“It fairly allows you to answer it because you can say ‘no religion’ but if you wanted to make it as neutral as possible, you might ask ‘Which of these would you describe yourself as?’ says Stephan Shakespeare of YouGov.

“It does have a slight assumption, although not a strong one, but these wordings do make a difference.”

But five weeks before the next census day, Sunday 27 March, some groups are questioning whether the religious numbers are at all accurate, and could ever be.

They prefer to use the British Social Attitudes survey, carried out annually by the National Centre for Social Research, which paints a picture of a less-religious country, with 51% describing themselves as non-religious and 43% as Christian.

The religious question in the census was first introduced in 2001, as a voluntary option. In some other countries such as France, state questions about race, ethnicity or religion are not permitted.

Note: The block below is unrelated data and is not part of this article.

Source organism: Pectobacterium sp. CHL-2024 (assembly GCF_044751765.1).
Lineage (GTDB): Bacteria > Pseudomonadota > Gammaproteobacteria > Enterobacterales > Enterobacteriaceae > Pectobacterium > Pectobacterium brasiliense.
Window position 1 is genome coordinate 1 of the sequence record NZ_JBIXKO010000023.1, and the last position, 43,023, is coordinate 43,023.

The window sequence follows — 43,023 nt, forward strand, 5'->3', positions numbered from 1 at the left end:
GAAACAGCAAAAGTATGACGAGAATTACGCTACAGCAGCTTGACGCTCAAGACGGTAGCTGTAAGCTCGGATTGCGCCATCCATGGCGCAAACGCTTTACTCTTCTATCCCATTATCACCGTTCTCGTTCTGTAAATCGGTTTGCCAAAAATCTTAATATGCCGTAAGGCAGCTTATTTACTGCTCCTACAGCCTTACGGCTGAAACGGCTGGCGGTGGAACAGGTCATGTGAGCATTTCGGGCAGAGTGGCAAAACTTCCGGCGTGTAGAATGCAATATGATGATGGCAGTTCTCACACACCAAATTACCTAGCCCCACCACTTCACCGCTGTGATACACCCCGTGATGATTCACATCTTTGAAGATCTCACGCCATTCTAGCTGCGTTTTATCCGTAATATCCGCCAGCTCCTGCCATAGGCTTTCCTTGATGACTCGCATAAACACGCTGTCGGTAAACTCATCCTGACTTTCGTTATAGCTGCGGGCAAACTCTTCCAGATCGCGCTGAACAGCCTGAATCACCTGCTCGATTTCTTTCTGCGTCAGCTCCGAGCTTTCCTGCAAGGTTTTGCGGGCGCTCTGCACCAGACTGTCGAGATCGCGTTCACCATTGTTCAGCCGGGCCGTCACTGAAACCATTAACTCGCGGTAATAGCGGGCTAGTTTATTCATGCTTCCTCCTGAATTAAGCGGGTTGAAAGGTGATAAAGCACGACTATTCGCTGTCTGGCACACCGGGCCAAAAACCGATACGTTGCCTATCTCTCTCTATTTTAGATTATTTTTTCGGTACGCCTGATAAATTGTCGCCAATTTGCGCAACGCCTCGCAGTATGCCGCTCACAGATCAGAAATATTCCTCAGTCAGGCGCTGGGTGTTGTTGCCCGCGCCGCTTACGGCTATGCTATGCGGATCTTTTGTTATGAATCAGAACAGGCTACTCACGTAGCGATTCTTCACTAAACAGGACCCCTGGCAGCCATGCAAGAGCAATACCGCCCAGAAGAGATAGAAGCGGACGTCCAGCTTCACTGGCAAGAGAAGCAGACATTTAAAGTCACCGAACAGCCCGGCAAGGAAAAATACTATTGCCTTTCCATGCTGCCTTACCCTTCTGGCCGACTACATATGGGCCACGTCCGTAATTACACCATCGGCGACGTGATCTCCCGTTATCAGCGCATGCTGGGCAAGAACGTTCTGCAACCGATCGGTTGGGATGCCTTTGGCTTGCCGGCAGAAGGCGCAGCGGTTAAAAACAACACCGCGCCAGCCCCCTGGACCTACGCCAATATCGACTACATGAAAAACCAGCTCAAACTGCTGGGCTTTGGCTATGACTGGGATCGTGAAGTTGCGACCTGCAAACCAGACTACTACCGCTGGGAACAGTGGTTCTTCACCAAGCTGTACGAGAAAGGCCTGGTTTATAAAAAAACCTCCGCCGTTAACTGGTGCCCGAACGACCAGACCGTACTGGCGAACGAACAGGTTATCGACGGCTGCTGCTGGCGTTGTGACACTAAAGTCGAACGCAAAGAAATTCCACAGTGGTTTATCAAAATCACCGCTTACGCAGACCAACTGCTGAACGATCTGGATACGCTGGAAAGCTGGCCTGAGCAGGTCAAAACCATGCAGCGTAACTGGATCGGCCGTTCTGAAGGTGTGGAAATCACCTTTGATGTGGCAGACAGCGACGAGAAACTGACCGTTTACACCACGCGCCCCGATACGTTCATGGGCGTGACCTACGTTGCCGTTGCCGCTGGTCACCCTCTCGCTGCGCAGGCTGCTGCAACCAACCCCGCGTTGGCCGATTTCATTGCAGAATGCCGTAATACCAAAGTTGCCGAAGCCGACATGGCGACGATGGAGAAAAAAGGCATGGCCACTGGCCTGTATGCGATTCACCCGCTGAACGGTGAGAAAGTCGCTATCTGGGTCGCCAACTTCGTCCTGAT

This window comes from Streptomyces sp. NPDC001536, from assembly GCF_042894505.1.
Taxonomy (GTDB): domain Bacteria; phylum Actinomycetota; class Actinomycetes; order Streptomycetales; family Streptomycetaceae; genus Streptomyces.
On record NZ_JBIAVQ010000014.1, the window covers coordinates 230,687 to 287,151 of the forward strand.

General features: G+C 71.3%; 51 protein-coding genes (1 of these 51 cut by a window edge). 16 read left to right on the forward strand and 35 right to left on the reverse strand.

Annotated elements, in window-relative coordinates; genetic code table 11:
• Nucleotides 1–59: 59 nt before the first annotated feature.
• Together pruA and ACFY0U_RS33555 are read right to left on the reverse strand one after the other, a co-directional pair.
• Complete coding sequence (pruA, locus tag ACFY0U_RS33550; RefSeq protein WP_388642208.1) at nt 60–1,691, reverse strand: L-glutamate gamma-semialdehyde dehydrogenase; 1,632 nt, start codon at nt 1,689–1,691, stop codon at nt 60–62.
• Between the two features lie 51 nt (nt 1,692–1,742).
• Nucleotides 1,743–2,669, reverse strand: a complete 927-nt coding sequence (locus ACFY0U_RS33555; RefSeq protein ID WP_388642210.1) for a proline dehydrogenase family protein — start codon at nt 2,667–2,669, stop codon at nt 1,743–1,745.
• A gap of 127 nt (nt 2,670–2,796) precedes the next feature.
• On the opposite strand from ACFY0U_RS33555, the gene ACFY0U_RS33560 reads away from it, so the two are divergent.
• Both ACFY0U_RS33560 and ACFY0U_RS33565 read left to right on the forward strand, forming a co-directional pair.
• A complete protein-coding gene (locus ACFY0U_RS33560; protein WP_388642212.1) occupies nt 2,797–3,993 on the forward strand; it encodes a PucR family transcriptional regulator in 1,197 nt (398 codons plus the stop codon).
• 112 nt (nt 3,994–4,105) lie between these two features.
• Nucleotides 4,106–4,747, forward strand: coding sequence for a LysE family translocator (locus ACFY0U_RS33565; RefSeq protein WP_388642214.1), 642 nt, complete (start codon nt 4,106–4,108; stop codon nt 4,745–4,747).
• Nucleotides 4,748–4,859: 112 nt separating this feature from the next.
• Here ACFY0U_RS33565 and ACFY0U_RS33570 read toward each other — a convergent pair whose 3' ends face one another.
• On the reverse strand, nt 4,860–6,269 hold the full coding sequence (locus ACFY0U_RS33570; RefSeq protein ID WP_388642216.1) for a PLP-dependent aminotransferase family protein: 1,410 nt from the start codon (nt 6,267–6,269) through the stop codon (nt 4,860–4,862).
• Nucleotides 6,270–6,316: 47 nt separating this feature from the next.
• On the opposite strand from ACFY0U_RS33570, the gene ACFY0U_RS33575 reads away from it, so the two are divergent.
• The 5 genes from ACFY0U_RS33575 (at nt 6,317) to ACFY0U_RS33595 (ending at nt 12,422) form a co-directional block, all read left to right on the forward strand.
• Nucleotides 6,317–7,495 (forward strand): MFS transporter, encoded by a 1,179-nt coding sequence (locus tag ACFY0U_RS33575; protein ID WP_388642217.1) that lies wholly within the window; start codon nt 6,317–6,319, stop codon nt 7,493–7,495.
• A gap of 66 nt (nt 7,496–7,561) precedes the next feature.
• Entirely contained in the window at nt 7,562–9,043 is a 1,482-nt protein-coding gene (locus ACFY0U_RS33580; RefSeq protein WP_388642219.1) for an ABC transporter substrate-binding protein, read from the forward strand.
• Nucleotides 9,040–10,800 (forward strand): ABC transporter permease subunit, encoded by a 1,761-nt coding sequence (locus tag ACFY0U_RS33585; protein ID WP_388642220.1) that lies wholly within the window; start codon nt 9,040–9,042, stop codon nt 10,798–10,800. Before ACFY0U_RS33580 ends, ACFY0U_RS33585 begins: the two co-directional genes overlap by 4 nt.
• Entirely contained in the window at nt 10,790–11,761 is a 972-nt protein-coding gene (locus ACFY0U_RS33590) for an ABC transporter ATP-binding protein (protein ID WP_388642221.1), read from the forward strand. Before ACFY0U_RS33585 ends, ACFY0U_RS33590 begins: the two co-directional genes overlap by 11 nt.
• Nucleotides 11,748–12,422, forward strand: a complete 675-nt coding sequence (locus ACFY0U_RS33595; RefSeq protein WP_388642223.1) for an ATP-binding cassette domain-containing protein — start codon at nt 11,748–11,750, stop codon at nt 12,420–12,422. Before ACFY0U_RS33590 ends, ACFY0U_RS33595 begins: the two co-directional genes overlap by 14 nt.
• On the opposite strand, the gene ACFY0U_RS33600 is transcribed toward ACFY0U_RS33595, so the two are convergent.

But in the UK, the vast majority of people answered it despite not having to, although the reappearance of the same question in the forthcoming census has prompted complaints.

Question 20 in England and Wales will say: “What is your religion?” In Scotland, question 13 will ask: “What religion, religious denomination or body do you belong to?”

The British Humanist Association (BHA) believes they are leading questions that actively encourage people to tick a religious answer, thereby inflating the numbers, especially among Christians because many people hold a weak affiliation.